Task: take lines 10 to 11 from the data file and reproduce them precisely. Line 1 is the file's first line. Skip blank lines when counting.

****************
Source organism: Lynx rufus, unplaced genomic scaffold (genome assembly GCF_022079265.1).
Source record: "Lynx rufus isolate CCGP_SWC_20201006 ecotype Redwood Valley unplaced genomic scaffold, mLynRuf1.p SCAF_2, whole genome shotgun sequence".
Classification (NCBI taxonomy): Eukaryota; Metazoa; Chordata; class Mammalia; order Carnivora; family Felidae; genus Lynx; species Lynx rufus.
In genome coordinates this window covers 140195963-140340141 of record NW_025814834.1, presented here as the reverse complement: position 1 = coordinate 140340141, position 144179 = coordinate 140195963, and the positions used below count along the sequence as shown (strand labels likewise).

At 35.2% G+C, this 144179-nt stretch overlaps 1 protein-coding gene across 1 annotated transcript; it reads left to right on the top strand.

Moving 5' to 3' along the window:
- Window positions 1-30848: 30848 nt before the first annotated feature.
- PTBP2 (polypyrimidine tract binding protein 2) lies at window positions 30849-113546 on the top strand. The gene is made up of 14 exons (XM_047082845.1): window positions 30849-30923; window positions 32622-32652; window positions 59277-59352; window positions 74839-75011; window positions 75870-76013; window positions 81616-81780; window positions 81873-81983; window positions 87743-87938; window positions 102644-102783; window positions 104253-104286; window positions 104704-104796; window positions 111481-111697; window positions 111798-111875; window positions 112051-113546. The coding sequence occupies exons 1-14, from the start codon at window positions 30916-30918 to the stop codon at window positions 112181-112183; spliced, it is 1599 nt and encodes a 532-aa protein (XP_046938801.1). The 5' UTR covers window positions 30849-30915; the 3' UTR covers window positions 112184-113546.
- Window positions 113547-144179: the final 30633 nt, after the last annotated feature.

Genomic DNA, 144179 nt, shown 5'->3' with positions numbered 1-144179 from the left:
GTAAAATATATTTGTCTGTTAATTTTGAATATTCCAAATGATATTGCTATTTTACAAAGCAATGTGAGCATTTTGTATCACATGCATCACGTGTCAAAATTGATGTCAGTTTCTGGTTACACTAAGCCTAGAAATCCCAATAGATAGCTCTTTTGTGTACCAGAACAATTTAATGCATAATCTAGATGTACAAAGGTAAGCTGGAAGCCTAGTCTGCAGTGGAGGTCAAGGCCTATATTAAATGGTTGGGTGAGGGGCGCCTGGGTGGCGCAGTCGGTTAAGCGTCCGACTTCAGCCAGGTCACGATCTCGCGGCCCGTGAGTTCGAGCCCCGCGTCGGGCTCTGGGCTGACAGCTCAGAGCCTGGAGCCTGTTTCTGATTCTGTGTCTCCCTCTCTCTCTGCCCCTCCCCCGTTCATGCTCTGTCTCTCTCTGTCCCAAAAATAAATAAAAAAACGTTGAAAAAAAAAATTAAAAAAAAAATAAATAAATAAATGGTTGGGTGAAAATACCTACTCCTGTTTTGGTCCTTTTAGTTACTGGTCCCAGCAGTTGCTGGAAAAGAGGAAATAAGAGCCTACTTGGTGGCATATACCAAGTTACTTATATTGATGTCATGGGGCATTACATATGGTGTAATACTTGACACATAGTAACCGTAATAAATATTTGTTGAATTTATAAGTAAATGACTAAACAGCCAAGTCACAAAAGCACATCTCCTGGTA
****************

Genomic DNA, 144179 nt, shown 5'->3' with positions numbered 1-144179 from the left:
GTAAAATATATTTGTCTGTTAATTTTGAATATTCCAAATGATATTGCTATTTTACAAAGCAATGTGAGCATTTTGTATCACATGCATCACGTGTCAAAATTGATGTCAGTTTCTGGTTACACTAAGCCTAGAAATCCCAATAGATAGCTCTTTTGTGTACCAGAACAATTTAATGCATAATCTAGATGTACAAAGGTAAGCTGGAAGCCTAGTCTGCAGTGGAGGTCAAGGCCTATATTAAATGGTTGGGTGAGGGGCGCCTGGGTGGCGCAGTCGGTTAAGCGTCCGACTTCAGCCAGGTCACGATCTCGCGGCCCGTGAGTTCGAGCCCCGCGTCGGGCTCTGGGCTGACAGCTCAGAGCCTGGAGCCTGTTTCTGATTCTGTGTCTCCCTCTCTCTCTGCCCCTCCCCCGTTCATGCTCTGTCTCTCTCTGTCCCAAAAATAAATAAAAAAACGTTGAAAAAAAAAATTAAAAAAAAAATAAATAAATAAATGGTTGGGTGAAAATACCTACTCCTGTTTTGGTCCTTTTAGTTACTGGTCCCAGCAGTTGCTGGAAAAGAGGAAATAAGAGCCTACTTGGTGGCATATACCAAGTTACTTATATTGATGTCATGGGGCATTACATATGGTGTAATACTTGACACATAGTAACCGTAATAAATATTTGTTGAATTTATAAGTAAATGACTAAACAGCCAAGTCACAAAAGCACATCTCCTGGTA